Wednesday 18 October 2017

Marla Ahlgrimm Answers Questions About Diabetes

Marla Ahlgrimm
Diabetes is caused by overly-abundant glucose, which is commonly known as blood sugar. According to Marla Ahlgrimm, it happens when the body fails to produce or properly utilize insulin.

Q: What are the types of diabetes?

Marla Ahlgrimm: There are three primary types of diabetes: type I, type II, and gestational. Both men and women are at-risk of type I and type II. Gestational diabetes, which only happens when a woman is pregnant, is exclusive to the fairer sex.

Q: How do I know if I am at risk?

Marla Ahlgrimm: Each type of diabetes has unique risk factors. For type I, these include age, history, and viral infections. Type II diabetes is often triggered by obesity and menopause. Minorities and those with high blood pressure tend to carry higher risks of type II diabetes. Gestational diabetes is triggered by hormones caused by placental development. While these risk factors increase a person’s chance of developing the disease, researchers have yet to pinpoint an exact cause of type I and type II diabetes.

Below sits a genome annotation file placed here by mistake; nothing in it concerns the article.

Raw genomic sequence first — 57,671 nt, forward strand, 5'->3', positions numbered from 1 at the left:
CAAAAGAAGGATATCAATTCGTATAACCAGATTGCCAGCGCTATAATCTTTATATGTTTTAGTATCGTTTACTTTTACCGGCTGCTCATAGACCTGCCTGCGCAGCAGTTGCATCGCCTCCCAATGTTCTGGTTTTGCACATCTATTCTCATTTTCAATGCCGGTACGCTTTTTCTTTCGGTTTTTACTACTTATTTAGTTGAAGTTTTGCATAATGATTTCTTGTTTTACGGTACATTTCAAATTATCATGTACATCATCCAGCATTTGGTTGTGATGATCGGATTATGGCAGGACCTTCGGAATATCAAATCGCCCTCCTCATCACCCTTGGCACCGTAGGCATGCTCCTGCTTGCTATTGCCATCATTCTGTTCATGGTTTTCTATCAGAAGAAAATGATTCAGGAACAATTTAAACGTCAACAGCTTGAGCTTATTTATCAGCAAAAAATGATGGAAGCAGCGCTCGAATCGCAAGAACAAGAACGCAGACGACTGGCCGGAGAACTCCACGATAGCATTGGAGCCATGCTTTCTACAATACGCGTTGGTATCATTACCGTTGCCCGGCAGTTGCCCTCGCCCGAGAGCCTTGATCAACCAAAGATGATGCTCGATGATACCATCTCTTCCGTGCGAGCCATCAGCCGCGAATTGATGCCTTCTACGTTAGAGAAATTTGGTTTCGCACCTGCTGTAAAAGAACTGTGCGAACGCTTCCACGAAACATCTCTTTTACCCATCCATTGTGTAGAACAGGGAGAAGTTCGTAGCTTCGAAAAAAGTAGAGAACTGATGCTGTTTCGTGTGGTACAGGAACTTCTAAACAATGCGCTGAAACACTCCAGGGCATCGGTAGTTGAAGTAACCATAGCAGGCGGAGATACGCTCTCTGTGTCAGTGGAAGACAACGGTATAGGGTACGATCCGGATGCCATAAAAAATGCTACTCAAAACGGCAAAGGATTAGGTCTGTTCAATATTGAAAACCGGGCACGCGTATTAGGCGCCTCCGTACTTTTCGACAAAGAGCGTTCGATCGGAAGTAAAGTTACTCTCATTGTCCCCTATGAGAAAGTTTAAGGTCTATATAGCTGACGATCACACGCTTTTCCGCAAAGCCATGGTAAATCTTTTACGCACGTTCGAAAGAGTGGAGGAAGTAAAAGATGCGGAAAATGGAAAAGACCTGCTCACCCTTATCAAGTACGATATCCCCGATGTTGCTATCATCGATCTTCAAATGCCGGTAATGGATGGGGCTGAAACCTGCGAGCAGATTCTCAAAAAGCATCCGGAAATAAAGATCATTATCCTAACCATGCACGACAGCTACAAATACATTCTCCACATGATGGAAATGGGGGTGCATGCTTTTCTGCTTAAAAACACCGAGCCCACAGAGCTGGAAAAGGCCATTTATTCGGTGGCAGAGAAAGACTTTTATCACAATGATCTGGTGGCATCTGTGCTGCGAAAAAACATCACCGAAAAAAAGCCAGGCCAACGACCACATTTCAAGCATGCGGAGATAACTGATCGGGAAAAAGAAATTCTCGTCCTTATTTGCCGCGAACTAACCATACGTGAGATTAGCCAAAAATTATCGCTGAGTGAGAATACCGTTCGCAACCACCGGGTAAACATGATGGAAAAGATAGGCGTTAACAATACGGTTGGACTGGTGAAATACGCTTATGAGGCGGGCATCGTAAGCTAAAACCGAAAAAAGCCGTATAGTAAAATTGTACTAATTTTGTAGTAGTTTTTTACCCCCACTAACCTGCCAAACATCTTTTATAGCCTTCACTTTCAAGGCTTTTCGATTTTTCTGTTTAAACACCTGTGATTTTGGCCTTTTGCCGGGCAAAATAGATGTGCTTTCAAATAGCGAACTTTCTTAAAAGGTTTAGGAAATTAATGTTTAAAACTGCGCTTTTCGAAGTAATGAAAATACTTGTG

Q: Are men and women affected in the same ways?

Marla Ahlgrimm: Despite the fact that diabetes is an equal opportunity disease, women are subject to unique side effects. When compared with men, diabetic women run a higher risk of heart disease, blindness, and depression. Additionally, women with diabetes tend to have a poor quality of life.

Q: What other health conditions are linked to diabetes?

Marla Ahlgrimm: Type I diabetes and gestational diabetes don’t typically trigger other health conditions. However, type II diabetes can lead to blood vessel damage that affects the body in a number of surprising ways. Hearing loss, circulatory issues, kidney failure, blindness, stroke, and heart disease are linked to blood vessel damage. Women with type II diabetes tend to suffer vaginal and urinary infections and may have difficulty getting pregnant or experience complications during pregnancy.


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